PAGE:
Of late, many people have been touting the phrase “religious freedom” or “religious liberty” in the wake of the recent Supreme Court ruling which affirmed a Constitutional right to nationwide marriage equality. Love Wins, right? Well, not completely and here’s why….
Despite the historic ruling, there are many issues for which the LGBT community must still fight. We face discrimination and unfair treatment regarding housing, employment, adoption and equal access to public accommodations, just to name a few. Because the constitutionality of discrimination has been decided for same-sex marriage, one would think all the other rights would fall into place. Enter the “religious fanatic.” I use the term “fanatic” because the definition fits so perfectly. Webster’s defines it as “a person filled with excessive and single-minded zeal, especially for an extreme religious or political cause.”
Let’s take the case of Kim Davis, the Kentucky clerk who refused to sign same-sex marriage certificates under the guise of religious freedom. She stated, “To issue a marriage license which conflicts with God’s definition of marriage, with my name affixed to the certificate, would violate my conscience. It is not a light issue for me. It is a Heaven or Hell decision.” Forgetting the hypocrisy of her views, this would almost seem reasonable, except for the fact that she is a government employee. As a sworn elected official of the State of Kentucky, she has promised, by her oath on the Bible, to uphold the laws of the State of Kentucky and the United States Constitution.The first line in the 1st Amendment to the US Constitution states, “Congress shall make no law respecting an establishment of religion.” This is commonly referred to as the establishment clause, which grants the idea of the separation of Church and State. OK folks, get ready, you can’t govern using your religious doctrine. It’s in the Constitution! Even if you are the majority, you just can’t pick and choose which laws you will abide by.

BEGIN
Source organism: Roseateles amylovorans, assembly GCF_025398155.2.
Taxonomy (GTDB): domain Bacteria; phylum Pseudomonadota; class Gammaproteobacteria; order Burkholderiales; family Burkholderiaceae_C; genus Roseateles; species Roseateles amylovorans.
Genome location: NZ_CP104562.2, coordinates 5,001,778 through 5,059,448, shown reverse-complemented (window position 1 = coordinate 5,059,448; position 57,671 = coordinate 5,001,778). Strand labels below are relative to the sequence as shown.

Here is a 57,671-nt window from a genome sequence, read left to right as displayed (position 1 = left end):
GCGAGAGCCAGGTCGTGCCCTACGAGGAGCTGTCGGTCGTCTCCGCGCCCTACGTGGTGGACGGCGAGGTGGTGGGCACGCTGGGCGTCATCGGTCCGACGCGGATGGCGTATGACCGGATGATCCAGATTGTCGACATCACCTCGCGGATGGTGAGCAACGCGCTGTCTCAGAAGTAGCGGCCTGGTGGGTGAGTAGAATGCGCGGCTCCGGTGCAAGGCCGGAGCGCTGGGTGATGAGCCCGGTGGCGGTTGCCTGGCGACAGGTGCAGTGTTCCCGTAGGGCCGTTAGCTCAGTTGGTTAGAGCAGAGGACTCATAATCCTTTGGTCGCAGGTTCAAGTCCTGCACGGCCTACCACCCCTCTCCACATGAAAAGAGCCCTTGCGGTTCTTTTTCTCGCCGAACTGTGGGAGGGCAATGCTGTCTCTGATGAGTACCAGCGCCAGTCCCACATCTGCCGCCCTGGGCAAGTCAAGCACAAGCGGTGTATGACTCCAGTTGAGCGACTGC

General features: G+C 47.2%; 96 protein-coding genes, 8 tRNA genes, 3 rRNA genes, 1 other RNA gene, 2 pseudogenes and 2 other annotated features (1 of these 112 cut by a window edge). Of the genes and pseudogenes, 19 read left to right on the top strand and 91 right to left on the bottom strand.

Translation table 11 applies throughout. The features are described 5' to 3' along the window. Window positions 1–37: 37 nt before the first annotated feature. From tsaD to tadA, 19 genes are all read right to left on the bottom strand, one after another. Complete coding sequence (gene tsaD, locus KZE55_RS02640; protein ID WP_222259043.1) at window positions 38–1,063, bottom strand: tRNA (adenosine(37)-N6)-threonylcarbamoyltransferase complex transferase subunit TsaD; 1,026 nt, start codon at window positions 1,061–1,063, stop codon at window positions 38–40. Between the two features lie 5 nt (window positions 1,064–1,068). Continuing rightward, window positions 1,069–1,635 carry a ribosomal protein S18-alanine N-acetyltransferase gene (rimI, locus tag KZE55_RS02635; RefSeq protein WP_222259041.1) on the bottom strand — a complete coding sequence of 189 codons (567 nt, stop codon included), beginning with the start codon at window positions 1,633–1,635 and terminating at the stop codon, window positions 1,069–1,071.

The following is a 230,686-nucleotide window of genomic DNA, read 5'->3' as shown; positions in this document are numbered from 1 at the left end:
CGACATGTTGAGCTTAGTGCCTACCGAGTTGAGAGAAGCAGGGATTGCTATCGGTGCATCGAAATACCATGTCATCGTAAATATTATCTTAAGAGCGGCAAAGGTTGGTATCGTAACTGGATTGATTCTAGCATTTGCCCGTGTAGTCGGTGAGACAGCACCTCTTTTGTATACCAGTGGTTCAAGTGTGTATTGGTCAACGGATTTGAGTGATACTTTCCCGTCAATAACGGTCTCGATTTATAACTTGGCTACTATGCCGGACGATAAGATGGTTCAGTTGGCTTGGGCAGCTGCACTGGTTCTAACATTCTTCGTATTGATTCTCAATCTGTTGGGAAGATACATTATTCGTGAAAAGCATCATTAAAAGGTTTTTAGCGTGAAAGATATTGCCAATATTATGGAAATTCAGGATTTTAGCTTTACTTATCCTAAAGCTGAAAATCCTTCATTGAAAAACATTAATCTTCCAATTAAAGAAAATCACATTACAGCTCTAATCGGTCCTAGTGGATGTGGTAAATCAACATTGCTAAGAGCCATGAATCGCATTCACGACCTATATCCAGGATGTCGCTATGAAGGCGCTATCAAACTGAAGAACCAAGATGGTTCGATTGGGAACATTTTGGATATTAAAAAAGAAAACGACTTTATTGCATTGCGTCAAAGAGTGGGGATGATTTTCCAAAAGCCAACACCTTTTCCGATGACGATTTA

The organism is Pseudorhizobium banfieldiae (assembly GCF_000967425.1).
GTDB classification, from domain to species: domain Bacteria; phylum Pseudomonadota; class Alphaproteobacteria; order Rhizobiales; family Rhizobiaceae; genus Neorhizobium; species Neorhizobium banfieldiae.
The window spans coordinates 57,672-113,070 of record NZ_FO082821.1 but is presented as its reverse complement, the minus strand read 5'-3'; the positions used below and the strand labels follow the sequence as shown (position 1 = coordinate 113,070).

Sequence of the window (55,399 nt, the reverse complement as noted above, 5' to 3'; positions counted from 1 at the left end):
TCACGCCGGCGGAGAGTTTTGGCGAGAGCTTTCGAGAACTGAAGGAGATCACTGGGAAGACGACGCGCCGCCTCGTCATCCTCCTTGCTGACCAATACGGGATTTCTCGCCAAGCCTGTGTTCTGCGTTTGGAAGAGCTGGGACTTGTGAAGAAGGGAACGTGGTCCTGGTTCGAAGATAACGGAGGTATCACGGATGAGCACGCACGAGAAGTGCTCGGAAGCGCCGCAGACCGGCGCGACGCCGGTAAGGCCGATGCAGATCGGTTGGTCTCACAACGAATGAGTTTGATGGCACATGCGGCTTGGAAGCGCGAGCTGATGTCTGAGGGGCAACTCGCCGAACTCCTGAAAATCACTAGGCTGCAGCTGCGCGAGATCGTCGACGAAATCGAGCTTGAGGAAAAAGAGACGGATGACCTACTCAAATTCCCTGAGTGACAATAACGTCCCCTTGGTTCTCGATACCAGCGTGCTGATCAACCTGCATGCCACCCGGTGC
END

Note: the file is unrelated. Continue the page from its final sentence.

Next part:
What about civilians? Don’t they have a right to practice their religion and make choices regarding situations that are against there beliefs? Yes and not really. The reason goes back to the 1964 Civil Rights Act. It outlawed discrimination based on race, color, religion or national origin in hotels, motels, restaurants, theaters, and all other public accommodations engaged in interstate commerce. So everyone knows, it is against the law to deny service to an African American or a person of Jewish heritage based off their race and religion. However, sexual orientation is not included here. Some cities have adopted non-discrimination policies against the LGBT community. Unfortunately, most states do not have such protections. As a practical result, it is perfectly legal to discriminate, refuse service, fire, even harass, solely based on a person’s sexual orientation.
On the other hand, the military has already added sexual orientation to its non-discrimination policy, a fact that displeases many on the far right. Politicians continue to try and weaken those protections by adding “conscience clauses” to the military spending bills. These clauses could possibly allow some to discriminate, harass, and intimidate other service members who are LGBT. Mike Huckabee, a former Governor of Arkansas, has declared, “The military is not a social experiment.” I would agree that it is not a social experiment, but it is microcosmic society representative of our culture. It encapsulates the best of what we are, while exposing serious trends and attitudes from which we need to learn and change. By integrating African Americans into the military, long before the Civil Rights Act was passed, the military served as a model of an equal society. Women have made great strides towards equality in duty assignments and promotions. Gays and lesbians are serving with honor and distinction, and transgender individuals will also soon hopefully be able to serve openly.
We cannot go backwards. So-called “religious freedom” cannot justify discrimination or harassment against LGBT people. Such nonsense has nothing to do with the right to practice one’s religion. We must learn to live and respect our differences. Until then, we must be vigilant.
Jim Farmer, from Newport News, VA, is a proud military spouse. He has been a gay rights activist since his teenage years. This matured into engaging in political, economic, cultural and religious advocacy for the LGBT community.